All field crops need soil, water, air and light (sunshine) to grow. The soil gives stability to the plants; it also stores the water and nutrients which the plants can take up through their roots. The sunlight provides the energy which is necessary for plant growth (Fig. 1). The air allows the plants to "breath".
Fig. 1 Plants need soil, water, air and sunlight ......
Without water crops cannot grow. Too much water is not good for many crops either. Apart from paddy rice, there are only very few crops which like to grow "with their feet in the water". The most well-known source of water for plant growth is rain water. There are two important questions which come to mind: What to do if there is too much rain water? What to do if there is too little rain water?
If there is too much rain, the soil will be full of water and there will not be enough air. Excess water must be removed. The removal of excess water - either from the ground surface or from the root zone - is called drainage (see Volume 1, Chapter 6).
If there is too little rain, water must be supplied from other sources; irrigation is needed (Fig. 2). The amount of irrigation water which is needed depends not only on the amount of water already available from rainfall, but also on the total amount of water needed by the various crops.
Fig. 2 If there is only a little rain water, irrigation is needed .....
With respect to the need for irrigation water, a distinction can be made among three climatic situations:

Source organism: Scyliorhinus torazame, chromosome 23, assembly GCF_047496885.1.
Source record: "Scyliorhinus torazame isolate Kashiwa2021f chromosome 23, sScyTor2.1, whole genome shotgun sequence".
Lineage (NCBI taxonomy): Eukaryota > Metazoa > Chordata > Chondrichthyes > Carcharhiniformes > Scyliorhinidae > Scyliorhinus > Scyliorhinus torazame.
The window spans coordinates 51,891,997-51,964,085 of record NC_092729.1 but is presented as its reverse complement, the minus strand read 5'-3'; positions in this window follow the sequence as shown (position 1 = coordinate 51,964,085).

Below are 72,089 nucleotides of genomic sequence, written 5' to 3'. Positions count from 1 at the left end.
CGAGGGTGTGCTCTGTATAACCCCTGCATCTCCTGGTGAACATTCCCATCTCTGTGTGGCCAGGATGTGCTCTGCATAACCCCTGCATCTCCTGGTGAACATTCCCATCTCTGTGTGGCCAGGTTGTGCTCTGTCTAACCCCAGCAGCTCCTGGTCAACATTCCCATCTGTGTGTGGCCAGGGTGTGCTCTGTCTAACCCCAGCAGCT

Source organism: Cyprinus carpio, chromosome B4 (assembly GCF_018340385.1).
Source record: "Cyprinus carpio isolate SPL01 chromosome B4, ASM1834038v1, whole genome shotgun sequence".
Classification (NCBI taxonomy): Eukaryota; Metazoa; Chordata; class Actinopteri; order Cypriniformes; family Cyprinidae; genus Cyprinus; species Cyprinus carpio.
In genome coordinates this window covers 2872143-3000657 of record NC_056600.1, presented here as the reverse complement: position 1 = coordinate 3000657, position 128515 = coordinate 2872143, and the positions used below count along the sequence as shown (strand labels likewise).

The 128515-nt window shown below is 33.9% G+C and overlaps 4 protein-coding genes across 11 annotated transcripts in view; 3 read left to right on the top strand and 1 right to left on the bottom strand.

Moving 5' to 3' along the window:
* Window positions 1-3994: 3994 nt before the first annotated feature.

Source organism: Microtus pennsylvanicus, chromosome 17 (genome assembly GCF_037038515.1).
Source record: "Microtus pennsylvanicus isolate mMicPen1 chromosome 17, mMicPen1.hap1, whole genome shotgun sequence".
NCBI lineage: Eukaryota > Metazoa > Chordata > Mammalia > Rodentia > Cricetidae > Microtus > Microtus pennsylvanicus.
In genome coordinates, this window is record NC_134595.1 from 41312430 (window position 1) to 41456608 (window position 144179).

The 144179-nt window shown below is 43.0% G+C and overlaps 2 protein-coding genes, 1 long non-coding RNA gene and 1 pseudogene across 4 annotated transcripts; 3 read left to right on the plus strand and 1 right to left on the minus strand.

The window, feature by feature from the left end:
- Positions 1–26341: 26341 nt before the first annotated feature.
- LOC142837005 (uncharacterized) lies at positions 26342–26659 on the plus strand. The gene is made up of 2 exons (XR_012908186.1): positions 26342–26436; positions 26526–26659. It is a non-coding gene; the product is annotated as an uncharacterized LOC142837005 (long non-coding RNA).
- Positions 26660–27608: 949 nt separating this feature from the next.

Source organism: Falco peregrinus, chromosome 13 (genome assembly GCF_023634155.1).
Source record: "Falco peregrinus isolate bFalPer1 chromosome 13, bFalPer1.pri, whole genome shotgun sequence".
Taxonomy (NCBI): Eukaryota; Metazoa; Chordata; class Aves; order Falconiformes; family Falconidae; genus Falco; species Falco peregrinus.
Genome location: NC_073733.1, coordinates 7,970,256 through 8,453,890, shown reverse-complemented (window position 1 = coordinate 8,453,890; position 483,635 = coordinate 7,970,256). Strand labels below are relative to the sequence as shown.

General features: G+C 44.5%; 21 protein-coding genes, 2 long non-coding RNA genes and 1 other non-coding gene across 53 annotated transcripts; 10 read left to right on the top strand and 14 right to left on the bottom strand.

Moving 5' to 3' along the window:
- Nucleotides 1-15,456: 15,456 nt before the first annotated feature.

1. Humid climates: more than 1200 mm of rain per year. The amount of rainfall is sufficient to cover the water needs of the various crops. Excess water may cause problems for plant growth and thus drainage is required.
2. Sub-humid and semi-arid climates: between 400 and 1200 mm of rain per year. The amount of rainfall is important but often not sufficient to cover the water needs of the crops. Crop production in the dry season is only possible with irrigation, while crop production in the rainy season may be possible but unreliable: yields will be less than optimal.
3. Semi-arid, arid and desert climates: less than 400 mm of rain per year. Reliable crop production based on rainfall is not possible; irrigation is thus essential.
The two major factors which determine the amount of irrigation water which is needed are:
the total water need of the various crops
the amount of rain water which is available to the crops
In other words: the irrigation water need is the difference between the total water need of the crops and the amount of rainfall which is available to the crops.
In Chapter 2 the crop water needs are discussed; Chapter 3 discusses the contribution from the rainfall while in Chapter 4 the determination of the irrigation water needs is explained (Fig. 3).
Fig. 3 Irrigation water need
In many countries it is already well known what the crop water needs and irrigation water needs are of the most commonly grown crops. Such data can usually be obtained from the Extension Service, the Irrigation Department or Ministry of Agriculture. It is then not necessary to determine the crop and irrigation water need. However, there may be situations where it is not possible to obtain these data and it would thus be necessary to determine them on the spot.
Part I of this manual allows the reader to make a rough estimation of the crop and irrigation water needs - without using any complicated calculations.
Part II of this manual allows the reader actually to calculate - be it in a fairly simple manner - the crop and irrigation water needs. These calculations obviously lead to a greater accuracy, but they also require more time and background knowledge.